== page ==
Best Buy (NYSE:BBY) suffered a 25% dive in first-quarter earnings amid slumping international sales, but the electronic retailer’s results bested Wall Street’s expectations and management maintained its guidance.
The report comes during a tumultuous stretch for Best Buy, which recently ousted former CEO Brian Dunn in a scandal and is struggling to stem a slide in sales caused in part by online competitors like Amazon.com (NASDAQ:AMZN).
The world’s largest electronics retailer said it earned $158 million, or 46 cents a share, last quarter, compared with a profit of $212 million, or 53 cents a share, a year earlier. Excluding one-time items like restructuring charges, it earned 72 cents a share, topping the Street’s view of 59 cents.
Revenue inched up 2.1% to $11.61 billion, compared with consensus calls from analysts for $11.52 billion. U.S. sales jumped 5.1% to $8.8 billion, while overseas revenue fell 6.3% to $2.8 billion due to struggles in Europe and China.
Overall same-store sales dropped 5.3%.Gross margins slipped to 25% from 25.7%.
“Best Buy is in a turnaround, and the strategic priorities we laid out at the beginning of the year are just the first phase of the changes to come," interim CEO Mike Mikan said in a statement. “We know we have to better adapt to the new realities of the marketplace.”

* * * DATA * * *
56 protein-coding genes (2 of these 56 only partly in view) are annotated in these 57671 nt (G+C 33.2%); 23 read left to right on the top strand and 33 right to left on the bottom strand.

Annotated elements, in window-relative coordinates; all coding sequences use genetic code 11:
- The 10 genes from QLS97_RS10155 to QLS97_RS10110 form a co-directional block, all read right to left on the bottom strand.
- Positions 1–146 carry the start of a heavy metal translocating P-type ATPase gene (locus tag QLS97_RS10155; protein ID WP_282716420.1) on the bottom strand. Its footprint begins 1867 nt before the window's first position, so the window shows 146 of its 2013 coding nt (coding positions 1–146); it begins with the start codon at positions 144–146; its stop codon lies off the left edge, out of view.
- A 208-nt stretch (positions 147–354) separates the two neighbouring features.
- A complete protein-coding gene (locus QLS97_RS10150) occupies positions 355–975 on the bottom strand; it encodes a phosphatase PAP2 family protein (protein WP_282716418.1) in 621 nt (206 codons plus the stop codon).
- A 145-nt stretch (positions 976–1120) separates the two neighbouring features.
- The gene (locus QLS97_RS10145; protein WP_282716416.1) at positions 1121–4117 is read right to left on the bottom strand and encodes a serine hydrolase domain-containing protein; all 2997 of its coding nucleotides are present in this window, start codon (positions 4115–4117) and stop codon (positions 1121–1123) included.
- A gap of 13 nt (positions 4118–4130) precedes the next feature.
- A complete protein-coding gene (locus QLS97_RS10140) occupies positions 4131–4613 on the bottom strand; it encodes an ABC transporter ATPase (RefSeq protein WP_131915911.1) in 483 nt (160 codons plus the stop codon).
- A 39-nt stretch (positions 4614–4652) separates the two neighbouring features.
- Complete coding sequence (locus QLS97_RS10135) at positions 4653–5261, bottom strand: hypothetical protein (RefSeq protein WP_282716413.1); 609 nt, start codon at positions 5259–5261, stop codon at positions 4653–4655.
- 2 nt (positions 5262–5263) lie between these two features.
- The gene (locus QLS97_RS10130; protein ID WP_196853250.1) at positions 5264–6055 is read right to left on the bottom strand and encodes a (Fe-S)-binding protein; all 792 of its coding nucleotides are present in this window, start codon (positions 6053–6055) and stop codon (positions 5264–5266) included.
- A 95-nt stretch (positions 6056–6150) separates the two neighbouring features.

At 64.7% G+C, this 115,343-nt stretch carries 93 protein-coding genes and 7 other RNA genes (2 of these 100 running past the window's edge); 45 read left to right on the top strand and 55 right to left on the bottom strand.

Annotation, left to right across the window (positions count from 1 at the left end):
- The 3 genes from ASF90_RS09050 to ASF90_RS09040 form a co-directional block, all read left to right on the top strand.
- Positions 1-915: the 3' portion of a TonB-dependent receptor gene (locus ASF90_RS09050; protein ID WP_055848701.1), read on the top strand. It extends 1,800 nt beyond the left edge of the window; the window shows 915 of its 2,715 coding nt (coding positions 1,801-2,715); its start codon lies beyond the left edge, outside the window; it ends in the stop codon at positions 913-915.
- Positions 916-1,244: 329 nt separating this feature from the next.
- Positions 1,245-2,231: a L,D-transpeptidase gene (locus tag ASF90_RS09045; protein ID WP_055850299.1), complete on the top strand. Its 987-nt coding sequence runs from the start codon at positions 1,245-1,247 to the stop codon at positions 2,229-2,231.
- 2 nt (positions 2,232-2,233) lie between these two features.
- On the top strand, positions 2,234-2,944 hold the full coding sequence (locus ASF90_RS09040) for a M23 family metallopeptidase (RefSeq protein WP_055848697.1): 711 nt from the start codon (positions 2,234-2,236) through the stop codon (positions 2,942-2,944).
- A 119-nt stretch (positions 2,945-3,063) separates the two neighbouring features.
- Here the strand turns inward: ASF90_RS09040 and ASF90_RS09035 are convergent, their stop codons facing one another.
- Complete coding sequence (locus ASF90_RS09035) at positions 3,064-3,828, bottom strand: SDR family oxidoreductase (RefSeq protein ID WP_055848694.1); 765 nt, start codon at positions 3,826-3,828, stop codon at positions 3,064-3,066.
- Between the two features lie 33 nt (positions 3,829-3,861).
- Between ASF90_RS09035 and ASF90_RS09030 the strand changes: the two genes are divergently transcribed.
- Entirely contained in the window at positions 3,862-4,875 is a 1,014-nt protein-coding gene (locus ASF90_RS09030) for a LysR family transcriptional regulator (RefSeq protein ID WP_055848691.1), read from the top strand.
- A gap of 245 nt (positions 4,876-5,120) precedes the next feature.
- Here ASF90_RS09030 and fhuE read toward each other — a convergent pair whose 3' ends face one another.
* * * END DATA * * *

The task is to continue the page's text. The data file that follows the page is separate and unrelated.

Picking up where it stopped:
Despite the tough international environment, Best Buy reaffirmed its call for full-year non-GAAP EPS of $3.50 to $3.80. The midpoint of that range, $3.65 a share, would surpass the Street’s view of $3.58.
After plummeting 18% in May, shares of Best Buy initially spiked 7% in the premarkets on Tuesday but have since flatlined. In recent action, the shares were up 0.72% to $18.30.
Best Buy said it has closed 41 of the 50 U.S. big-box stores it recently unveiled plans to shutter this fiscal year.
Meanwhile, Best Buy continues to shuffle its executive ranks. Ryan Robinson, the retailer’s No. 2 finance official who serves as chief financial officer of the U.S. segment, is leaving Best Buy on Friday, according to the Minneapolis Star Tribune.
Best Buy tapped executive-search firm Spencer Stuart on Monday to head its search for a replacement for Dunn, who stepped down in April.